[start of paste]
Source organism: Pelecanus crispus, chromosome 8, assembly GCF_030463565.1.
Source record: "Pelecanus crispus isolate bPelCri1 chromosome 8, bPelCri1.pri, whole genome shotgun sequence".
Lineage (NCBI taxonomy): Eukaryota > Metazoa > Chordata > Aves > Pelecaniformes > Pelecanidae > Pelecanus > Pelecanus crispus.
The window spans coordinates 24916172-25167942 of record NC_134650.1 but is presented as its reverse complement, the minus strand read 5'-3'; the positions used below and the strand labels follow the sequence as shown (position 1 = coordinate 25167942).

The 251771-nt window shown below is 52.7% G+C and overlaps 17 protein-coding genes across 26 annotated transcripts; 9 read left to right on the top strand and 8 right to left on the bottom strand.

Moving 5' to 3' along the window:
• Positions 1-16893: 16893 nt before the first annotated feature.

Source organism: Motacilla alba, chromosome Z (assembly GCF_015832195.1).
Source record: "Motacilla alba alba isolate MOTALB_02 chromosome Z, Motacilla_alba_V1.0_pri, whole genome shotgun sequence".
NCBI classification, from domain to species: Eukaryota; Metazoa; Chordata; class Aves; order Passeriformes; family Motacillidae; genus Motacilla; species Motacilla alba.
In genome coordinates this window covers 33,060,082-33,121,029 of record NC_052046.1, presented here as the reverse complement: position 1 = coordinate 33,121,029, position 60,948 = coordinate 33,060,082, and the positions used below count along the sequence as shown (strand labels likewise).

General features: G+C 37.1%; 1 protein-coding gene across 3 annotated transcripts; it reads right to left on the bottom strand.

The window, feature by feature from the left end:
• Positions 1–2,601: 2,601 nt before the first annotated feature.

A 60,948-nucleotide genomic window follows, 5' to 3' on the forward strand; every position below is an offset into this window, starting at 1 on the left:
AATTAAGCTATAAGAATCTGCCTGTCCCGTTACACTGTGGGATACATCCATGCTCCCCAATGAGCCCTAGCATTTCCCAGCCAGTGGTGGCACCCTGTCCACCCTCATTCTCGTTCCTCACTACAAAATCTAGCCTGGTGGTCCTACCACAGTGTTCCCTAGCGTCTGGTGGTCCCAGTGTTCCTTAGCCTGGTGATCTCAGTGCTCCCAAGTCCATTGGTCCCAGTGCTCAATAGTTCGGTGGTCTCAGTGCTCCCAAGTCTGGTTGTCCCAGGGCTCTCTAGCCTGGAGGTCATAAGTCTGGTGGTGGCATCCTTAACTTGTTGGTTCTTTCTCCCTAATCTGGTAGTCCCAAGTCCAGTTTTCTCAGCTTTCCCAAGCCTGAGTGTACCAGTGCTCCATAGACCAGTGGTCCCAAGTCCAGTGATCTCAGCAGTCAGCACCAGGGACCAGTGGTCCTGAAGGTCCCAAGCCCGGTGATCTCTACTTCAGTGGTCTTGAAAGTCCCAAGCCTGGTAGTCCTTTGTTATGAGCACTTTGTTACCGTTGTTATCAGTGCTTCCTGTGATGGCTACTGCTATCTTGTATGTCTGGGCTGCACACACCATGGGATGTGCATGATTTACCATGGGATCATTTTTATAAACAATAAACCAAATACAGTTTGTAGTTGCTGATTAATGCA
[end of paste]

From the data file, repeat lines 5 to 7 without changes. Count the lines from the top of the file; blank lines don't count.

The 251771-nt window shown below is 52.7% G+C and overlaps 17 protein-coding genes across 26 annotated transcripts; 9 read left to right on the top strand and 8 right to left on the bottom strand.

Moving 5' to 3' along the window:
• Positions 1-16893: 16893 nt before the first annotated feature.